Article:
Search results for 'Constitutional law Methodology' (try it on Scholar)

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  1. Regina Valutytė (2012). Legal Consequences for the Infringement of the Obligation to Make a Reference for a Preliminary Ruling Under Constitutional Law. Jurisprudence 19 (3):1171-1186.score: 216.0
    The article deals with the question whether a state might be held liable for the infringement of constitutional law if its national court of last instance violates the obligation to make a reference for a preliminary ruling to the Court of Justice of the European Union under the conditions laid down in Article 267 of the Treaty on the Functioning of the European Union and developed in the case-law of the Court. Relying on the well-established practice of the European (...)
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  2. John William Burgess (1978). Selections From Political Science and Comparative Constitutional Law. Distributed by Dabor Social Science Publications.score: 196.0
     
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  3. Stephan Kirste (ed.) (2012). Interdisciplinary Research in Jurisprudence and Constitutionalism. Druck Nomos, Franz Steiner Verlag ;.score: 180.0
     
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  4. Julian H. Franklin (1977). Jean Bodin and the Sixteenth-Century Revolution in the Methodology of Law and History. Greenwood Press.score: 176.0
     
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  5. Francis Wharton (1884/2001). Commentaries on Law: Embracing Chapters on the Nature, the Source, and the History of Law, on International Law, Public and Private, and on Constitutional and Statutory Law. Gaunt, Inc..score: 176.0
     
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  6. Perry Dane (1996). Constitutional Law and Religion. In Dennis M. Patterson (ed.), A Companion to Philosophy of Law and Legal Theory. Blackwell Publishers.score: 170.0
    This essay on law and religion appears in the second edition of the Blackwell Companion to Philosophy of Law and Legal Theory, edited by Dennis Patterson. It is a revision of a similar entry in the book’s first edition. The essay opens by broadly discussing the complex relationships between law and religion writ large as movements in human history – social, cultural, intellectual, and institutional phenomena with distinct but often overlapping logics and concerns. It then hones in on the efforts (...)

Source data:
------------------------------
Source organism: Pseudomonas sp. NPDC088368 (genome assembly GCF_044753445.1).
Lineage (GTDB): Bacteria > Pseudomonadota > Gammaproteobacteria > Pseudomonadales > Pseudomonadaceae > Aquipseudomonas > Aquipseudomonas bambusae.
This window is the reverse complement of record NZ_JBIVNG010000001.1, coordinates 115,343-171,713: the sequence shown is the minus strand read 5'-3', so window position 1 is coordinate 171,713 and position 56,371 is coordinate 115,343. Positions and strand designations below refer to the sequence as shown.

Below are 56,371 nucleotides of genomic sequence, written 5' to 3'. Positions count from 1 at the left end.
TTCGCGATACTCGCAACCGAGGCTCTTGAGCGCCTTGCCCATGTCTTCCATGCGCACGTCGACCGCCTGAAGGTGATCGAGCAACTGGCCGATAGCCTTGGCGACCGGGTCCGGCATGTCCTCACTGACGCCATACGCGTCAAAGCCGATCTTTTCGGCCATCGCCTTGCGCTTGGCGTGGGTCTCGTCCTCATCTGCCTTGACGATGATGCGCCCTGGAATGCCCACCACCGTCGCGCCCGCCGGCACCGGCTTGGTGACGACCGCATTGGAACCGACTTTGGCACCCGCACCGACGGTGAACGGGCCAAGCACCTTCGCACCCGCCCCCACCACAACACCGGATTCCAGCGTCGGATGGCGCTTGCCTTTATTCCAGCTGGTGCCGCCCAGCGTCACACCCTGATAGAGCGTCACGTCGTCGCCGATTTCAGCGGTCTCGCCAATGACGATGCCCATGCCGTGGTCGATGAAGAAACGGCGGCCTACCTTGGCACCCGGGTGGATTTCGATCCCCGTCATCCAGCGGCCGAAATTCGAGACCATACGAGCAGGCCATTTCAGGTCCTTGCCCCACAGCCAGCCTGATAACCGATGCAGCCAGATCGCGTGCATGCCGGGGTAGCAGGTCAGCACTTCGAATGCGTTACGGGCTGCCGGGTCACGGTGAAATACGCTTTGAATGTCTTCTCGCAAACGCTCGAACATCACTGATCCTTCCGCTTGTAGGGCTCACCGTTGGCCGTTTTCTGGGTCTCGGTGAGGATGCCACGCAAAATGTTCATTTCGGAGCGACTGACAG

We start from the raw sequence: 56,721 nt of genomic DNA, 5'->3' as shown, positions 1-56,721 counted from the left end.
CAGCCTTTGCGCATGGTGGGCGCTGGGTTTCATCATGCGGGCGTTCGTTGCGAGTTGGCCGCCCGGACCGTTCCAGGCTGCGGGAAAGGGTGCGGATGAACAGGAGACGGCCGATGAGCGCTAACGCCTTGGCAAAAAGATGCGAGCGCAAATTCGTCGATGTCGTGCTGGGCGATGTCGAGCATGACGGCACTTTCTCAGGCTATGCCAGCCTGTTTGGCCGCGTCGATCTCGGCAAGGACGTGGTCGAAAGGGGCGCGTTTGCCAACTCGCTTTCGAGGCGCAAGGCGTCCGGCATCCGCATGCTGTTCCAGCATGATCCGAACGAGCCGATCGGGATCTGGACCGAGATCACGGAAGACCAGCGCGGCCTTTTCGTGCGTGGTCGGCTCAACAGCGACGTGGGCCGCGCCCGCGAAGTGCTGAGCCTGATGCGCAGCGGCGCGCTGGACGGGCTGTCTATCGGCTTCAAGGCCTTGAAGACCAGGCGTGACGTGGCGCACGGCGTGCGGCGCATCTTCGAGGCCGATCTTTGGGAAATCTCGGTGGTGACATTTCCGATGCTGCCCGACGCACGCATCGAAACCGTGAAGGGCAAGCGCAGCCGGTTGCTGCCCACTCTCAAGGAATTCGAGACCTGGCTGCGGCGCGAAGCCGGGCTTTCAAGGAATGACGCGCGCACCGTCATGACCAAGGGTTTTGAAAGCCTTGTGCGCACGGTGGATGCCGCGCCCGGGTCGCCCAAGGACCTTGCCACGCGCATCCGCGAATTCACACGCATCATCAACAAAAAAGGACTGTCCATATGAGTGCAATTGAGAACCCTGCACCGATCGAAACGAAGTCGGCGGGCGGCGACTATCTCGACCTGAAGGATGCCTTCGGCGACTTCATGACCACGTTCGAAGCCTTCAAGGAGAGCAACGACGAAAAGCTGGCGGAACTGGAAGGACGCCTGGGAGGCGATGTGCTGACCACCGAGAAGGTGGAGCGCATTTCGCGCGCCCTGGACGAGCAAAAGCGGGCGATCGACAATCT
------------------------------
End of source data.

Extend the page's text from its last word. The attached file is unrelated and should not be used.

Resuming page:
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  7. Luc B. Tremblay (2003). General Legitimacy of Judicial Review and the Fundamental Basis of Constitutional Law. Oxford Journal of Legal Studies 23 (4):525-562.score: 168.0
    Four questions dominate normative contemporary constitutional theory: What is the purpose of a constitution? What makes a constitution legitimate? What kinds of arguments are legitimate within the process of constitutional interpretation? What can make judicial review of legislation legitimate in principle? The main purpose of this text is to provide one general answer to the last question. The secondary purpose is to show how this answer may bear upon our understanding of the fundamental basis of constitutional law. (...)
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  8. Aileen Kavanagh & John Oberdiek (eds.) (2009). Arguing About Law. Routledge.score: 165.0
    Arguing about Law introduces philosophy of law in an accessible and engaging way. The reader covers a wide range of topics, from general jurisprudence, law, the state and the individual, to topics in normative legal theory, as well as the theoretical foundations of public and private law. In addition to including many classics, Arguing About Law also includes both non-traditional selections and discussion of timely topical issues like the legal dimension of the war on terror. The editors provide lucid introductions (...)